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The costs of cleaning up the mistakes of the past have been rising and are likely to continue to do so. There have been many of these mistakes, some of them discussed elsewhere in this chapter. The reclamation of salinized land, and the revival of economies that once depended on that land, already consume large sums, and could consume much more. By far the best-known case has been the Aral Sea basin (Figure 5.5), which will take decades to restore (if it is ever achieved). The existing recovery programme will only save one basin of the former sea, and reduce only a proportion of the dust that damages health (Kingsford and others 2005).

The Aral is not unique. "Salinization and waterlogging have affected 8.5 million ha or 64 per cent of the total arable land in Iraq; [.] 20-30 per cent of irrigated land has been abandoned due to salinization" (UNEP 2002). In the Tarim River basin of China, more than 12 000 square kilometres of land was salinized between the 1960s and 1990s (Feng and others 2005). In both countries, degradation is expanding. Because salinization slowly and incrementally affects yield well before it precipitates complete failure, the problem may take years to become apparent to anyone but the local farmers. Collapse of the whole may then be sudden. This is what is said to have happened in Iraq, 3 000 years ago, where the legacy of salinized soils is almost as great today as it was then (Jacobsen and Adams 1958). Dealing with accumulated salt may take centuries, if not millennia.

The prospect of wars over water (Bulloch 1993) has not materialized. Countries that compete for water, like India and Pakistan, have kept strictly to their agreement about sharing water (in their case, the Indus Waters Treaty), even if they have resorted to war over other things. Perhaps water is too important to fight over (Alam 2002). This is not to say that water is not a source of local conflict, as it has been recently in Cochabamba in Bolivia, and continues to be in Israel and Palestine. Reclamation may not, then, be violent, but it will not be cheap. Communities and economies will need to be relocated; national and regional economies have to be adjusted - some of them for the better in the long-term, if we believe Reisner (1986); more will have to be spent on supplying water, and on international treaty obligations. Dust, as from the Aral Sea and the Owens Lake in California, has to be controlled. Sedimenting reservoirs have to be managed more carefully and on a longer-term basis.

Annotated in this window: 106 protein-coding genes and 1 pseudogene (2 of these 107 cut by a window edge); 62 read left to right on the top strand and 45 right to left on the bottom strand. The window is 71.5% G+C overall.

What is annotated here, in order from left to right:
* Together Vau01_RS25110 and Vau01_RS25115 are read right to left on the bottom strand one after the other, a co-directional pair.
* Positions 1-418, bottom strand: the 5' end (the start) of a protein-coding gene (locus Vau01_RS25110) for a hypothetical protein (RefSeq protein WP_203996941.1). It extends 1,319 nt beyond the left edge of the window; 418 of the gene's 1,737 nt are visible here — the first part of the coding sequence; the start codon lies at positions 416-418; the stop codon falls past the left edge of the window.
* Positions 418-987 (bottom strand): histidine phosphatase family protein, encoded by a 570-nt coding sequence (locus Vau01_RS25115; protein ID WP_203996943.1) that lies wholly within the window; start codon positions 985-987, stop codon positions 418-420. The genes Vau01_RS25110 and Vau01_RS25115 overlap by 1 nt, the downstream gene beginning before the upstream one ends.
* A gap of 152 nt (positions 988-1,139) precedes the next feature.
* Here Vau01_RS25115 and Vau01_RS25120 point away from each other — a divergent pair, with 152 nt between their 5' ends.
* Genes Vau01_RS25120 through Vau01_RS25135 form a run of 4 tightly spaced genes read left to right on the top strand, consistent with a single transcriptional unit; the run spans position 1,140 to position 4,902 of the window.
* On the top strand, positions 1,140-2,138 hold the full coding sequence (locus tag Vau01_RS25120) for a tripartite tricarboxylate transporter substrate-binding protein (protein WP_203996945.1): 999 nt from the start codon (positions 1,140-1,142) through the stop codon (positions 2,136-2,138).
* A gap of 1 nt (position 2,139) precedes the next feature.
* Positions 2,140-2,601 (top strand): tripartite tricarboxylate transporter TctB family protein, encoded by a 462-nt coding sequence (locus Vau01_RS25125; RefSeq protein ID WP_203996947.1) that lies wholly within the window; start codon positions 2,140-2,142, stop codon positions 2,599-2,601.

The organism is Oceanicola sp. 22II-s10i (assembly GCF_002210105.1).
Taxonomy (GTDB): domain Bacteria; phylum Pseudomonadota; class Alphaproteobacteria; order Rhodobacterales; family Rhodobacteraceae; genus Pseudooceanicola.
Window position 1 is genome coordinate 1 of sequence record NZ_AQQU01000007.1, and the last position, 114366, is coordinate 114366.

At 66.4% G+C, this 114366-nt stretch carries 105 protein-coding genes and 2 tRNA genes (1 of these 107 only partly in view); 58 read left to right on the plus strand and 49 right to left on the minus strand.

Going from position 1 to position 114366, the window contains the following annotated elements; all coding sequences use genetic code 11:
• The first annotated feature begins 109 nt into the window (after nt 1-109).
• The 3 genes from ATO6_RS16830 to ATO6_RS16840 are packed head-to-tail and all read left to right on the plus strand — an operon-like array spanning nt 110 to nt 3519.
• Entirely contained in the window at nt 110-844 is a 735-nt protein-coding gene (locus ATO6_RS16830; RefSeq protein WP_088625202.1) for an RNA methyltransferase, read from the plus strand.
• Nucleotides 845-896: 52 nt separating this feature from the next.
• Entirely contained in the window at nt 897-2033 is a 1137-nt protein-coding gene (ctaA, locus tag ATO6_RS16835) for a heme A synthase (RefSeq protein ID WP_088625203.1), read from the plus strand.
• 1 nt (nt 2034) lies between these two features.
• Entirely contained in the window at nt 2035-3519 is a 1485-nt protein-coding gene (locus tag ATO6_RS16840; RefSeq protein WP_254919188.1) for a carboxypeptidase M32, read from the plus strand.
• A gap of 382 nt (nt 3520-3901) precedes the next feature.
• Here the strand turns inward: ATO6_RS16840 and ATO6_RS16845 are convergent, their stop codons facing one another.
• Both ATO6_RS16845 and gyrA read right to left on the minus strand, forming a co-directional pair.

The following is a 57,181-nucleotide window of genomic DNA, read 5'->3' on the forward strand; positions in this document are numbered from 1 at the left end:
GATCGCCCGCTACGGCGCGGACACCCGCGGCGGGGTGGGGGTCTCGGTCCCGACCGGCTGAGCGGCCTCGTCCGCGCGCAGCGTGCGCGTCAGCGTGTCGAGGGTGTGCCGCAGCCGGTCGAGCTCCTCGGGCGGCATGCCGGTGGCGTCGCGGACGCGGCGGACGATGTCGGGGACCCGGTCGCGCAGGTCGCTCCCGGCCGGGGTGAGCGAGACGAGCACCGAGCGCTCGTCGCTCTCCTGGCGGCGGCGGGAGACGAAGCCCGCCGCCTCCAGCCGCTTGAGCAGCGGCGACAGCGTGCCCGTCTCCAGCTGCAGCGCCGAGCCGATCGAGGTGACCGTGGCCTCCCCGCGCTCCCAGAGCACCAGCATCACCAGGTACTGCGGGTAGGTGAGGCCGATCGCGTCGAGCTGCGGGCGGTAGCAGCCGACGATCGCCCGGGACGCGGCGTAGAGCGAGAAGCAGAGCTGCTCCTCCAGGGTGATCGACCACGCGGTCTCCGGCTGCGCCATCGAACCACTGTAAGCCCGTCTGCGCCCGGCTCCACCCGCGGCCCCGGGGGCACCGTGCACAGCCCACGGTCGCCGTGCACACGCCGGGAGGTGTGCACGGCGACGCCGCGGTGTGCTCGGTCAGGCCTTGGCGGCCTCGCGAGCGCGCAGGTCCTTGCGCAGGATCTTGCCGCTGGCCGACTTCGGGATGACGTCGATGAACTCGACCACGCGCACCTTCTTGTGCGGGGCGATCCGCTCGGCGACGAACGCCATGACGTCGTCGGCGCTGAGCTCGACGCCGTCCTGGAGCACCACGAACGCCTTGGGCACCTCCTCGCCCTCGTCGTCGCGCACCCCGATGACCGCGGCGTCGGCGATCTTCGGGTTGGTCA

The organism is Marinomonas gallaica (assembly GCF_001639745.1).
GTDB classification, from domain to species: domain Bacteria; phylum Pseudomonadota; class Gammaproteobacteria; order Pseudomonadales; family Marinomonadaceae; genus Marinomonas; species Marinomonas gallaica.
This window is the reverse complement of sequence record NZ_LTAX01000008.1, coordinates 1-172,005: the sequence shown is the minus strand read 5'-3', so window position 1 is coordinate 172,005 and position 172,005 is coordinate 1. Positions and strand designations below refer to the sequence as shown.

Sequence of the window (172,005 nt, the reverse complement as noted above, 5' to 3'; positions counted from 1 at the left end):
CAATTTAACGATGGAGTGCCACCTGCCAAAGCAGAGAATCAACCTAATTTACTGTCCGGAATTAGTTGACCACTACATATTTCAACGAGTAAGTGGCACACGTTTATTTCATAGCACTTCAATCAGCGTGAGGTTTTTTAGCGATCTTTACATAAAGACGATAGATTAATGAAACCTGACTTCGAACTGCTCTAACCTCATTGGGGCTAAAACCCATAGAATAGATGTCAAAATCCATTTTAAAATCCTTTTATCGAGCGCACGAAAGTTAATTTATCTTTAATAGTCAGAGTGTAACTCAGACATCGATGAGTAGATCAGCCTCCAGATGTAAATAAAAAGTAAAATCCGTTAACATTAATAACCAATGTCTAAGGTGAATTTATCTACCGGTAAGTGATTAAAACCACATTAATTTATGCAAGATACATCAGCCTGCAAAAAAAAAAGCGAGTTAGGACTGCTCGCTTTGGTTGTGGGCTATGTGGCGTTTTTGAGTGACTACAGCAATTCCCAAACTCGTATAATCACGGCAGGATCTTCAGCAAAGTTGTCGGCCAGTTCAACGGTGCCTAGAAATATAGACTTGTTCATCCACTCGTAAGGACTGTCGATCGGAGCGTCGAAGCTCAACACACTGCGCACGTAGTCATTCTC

Accounts of the collapse of the Iraqi and Indus Valley (above) and other desert collapses, such as that of the irrigation system in Chaco Canyon in Arizona in the 12th century (Diamond 2005), show that collapse is a common hazard in deserts. This is largely because desert economies depend so utterly on water. In ancient water-supply systems, withdrawal or degradation usually brought collapse. Vulnerability may now be reduced, but it is not eliminated, as the Aral crisis shows.

© UNEP 2006